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 Where to Take Your Used Books:
A Handy Guide


We updated a recent blog post, which also appears in the January/February 2019 edition of What's On Port Coquitlam.  Where to Send Your Used Books: A Handy Guide provides a thorough overview of all of your options  for re-reading, re-using and recycling books. We hope it will be a useful tool for the comunity. Please let us know if there is any information we missed, or that you would like us to find for you, and we will do that.

Used bookstores are an important part of the re-reading and eventually, the recycling process for books. Here in Metro Vancouver, we have a great network of used bookstores, thrift stores, and Little Libraries to complete the mix of potential places we can bring our books when we finish reading and want to pass them on to their next reader. Western Sky Books prioritizes working within those existing networks in the Tri-Cities. As the only used bookstore in the immediate area, we are uniquely placed to help our customers and neighbours figure out how to get their books passed on, and where that appropriately might be.
When a book has meaning for you and your family, it can be hard to send it to recycling. As well, we spend a lot of money on our book collections, so it can be disheartening to think about that cost not being valued. Still, books are commodities that have shelf-lives, just like any other consumer item. Keeping them in great shape means they will have a place in the rereading cycle. Most times, but not always. So let’s take a deep breath and figure out where to send our books.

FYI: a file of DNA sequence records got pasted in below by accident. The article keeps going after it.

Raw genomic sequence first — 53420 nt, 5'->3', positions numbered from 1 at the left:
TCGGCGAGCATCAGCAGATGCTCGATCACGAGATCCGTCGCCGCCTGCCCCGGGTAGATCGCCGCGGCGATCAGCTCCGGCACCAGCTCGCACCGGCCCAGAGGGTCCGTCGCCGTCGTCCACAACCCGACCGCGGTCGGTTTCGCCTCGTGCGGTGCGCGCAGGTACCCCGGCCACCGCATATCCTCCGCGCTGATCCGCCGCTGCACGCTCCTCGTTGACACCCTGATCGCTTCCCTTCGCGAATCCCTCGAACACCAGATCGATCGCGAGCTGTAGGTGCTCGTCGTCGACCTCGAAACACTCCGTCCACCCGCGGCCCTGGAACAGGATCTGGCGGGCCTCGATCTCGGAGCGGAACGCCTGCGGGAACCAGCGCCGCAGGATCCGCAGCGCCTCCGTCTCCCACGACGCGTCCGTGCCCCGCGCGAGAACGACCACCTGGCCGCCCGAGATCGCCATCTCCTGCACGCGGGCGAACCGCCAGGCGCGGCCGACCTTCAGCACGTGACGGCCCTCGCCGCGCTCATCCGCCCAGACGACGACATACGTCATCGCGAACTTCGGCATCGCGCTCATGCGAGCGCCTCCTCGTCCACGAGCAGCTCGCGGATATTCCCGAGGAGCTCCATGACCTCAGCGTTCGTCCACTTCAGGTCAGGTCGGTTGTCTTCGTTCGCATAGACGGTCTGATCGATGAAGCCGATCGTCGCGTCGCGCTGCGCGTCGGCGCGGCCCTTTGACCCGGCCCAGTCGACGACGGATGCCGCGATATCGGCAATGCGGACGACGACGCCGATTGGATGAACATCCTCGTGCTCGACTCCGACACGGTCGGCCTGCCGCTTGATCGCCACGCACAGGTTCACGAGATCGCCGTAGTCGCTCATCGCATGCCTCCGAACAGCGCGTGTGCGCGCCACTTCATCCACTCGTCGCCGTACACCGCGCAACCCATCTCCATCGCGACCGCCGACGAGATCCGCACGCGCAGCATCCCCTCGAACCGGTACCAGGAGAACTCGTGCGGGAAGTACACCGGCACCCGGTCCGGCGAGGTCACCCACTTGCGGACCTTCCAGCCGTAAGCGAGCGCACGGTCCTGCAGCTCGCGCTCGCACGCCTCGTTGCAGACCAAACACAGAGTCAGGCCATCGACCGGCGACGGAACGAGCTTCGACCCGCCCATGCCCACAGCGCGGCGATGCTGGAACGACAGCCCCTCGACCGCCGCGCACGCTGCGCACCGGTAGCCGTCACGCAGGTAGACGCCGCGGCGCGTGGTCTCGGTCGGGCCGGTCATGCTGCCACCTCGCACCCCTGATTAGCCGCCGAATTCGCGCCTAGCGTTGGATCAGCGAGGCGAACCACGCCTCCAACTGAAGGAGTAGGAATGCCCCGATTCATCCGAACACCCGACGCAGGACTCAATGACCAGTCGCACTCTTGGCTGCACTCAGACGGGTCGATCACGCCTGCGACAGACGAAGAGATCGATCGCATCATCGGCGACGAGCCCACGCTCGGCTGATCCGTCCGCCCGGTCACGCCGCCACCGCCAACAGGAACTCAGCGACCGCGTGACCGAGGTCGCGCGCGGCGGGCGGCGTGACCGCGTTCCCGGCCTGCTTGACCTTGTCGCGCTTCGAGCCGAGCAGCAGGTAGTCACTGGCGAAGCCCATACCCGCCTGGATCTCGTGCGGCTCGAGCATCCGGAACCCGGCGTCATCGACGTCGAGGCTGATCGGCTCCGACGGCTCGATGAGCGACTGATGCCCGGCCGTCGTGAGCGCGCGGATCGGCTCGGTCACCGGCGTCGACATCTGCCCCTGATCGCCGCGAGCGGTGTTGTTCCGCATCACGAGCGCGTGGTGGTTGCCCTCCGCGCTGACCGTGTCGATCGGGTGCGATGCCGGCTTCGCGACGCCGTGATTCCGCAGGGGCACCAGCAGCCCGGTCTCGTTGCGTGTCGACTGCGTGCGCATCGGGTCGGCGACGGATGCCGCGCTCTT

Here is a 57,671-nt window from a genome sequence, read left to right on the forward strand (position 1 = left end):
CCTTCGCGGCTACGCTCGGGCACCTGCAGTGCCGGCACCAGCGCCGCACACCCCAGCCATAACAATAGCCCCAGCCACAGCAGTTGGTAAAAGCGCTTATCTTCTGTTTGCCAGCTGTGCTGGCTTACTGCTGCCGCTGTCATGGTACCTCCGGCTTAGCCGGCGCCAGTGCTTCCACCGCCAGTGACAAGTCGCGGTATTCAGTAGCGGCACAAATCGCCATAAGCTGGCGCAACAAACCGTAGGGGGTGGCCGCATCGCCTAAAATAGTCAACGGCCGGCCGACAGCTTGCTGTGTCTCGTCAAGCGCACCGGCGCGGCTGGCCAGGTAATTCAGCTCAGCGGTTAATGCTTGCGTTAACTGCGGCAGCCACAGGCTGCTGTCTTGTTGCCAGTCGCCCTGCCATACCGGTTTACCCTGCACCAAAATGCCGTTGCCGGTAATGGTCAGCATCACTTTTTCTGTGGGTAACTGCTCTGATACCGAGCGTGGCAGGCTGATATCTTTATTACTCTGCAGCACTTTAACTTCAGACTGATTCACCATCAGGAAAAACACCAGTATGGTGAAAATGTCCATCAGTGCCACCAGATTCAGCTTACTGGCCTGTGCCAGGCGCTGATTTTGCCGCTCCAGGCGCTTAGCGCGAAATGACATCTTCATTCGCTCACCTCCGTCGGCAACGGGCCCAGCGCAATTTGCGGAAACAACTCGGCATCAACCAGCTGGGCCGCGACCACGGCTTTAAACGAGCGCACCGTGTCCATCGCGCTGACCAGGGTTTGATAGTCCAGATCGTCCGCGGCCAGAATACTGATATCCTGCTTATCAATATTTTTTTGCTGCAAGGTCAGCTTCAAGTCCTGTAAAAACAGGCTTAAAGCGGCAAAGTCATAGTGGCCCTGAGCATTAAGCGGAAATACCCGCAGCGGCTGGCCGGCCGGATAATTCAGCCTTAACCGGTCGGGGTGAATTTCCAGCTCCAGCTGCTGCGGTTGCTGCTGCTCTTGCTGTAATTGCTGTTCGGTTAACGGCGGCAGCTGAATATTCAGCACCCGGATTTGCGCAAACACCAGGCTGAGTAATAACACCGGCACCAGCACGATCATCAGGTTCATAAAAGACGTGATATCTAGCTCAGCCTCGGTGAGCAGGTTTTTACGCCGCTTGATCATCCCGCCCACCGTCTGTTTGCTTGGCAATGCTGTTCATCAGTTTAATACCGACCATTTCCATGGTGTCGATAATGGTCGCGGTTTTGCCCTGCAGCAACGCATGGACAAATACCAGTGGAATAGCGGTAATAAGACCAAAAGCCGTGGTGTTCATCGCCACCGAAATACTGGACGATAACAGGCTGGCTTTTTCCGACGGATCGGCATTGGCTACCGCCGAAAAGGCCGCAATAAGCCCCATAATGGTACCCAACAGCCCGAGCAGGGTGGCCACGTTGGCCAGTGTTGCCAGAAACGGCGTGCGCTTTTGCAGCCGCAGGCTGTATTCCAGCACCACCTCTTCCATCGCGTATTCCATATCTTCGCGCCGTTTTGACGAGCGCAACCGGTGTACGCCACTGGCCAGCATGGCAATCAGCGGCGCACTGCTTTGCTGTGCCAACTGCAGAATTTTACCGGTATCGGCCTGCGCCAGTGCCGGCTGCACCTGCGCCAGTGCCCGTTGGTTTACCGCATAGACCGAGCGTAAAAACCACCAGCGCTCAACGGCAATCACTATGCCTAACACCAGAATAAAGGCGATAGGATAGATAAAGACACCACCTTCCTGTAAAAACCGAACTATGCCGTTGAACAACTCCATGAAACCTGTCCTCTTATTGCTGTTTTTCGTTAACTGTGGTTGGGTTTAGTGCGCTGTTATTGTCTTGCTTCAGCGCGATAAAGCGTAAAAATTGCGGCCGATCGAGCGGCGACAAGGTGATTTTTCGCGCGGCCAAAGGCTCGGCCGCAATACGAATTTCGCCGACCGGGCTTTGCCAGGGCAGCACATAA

First up: Recycling is work.
The more stuff we have, the more work we do to get the stuff out of our house. We spend a lot of time sorting, sorting, sorting. The recycling systems are complicated and require us to pay attention to details. Sometimes, we just want to get the stuff out, and out now, so we put everything in a box, load up the SUV, bring it to the nearest thrift store, and wash our hands of it. The thing is, this just passes on the work of sorting to the local non-profit volunteers or paid staff to do. Which costs time and money and undermines the fundraising potential of passing along your stuff to a charity.

A question we can ask ourselves is: ‘If I saw this at a garage sale or a thrift store, would I buy it?’ If the answer is no, then the item, in this case the book, should probably not go in the ‘go to charity’ or ‘go to the used bookstore’ box.

If you tend to bring your belongings to one of the larger chain thrift stores, here’s a question to ask yourself: do you know what happens to items they cannot sell? If you don’t know the answer to that, then it is worth it to ask. You will often find staff do not know or will give you conflicting information. In this case, there is a high likelihood the items will go to the dump. So the time, gas, and labour costs involved might just be an indication that it would be better to deal with the disposal ourselves, especially if we care about our carbon footprint.
Here’s something most of us don’t know: books are not, as a rule, recyclable. This is due to the various glues, bindings, and processes in making the covers in particular. Books placed in blue boxes eventually  go to the dump. You can remove covers, spiral bindings and staples, and then cut the spine which has glue attached, put all that in the garbage, then put the loose pages in the blue bin. But realistically, most of us are not going to do those things. Sometimes we will, but most times we won’t.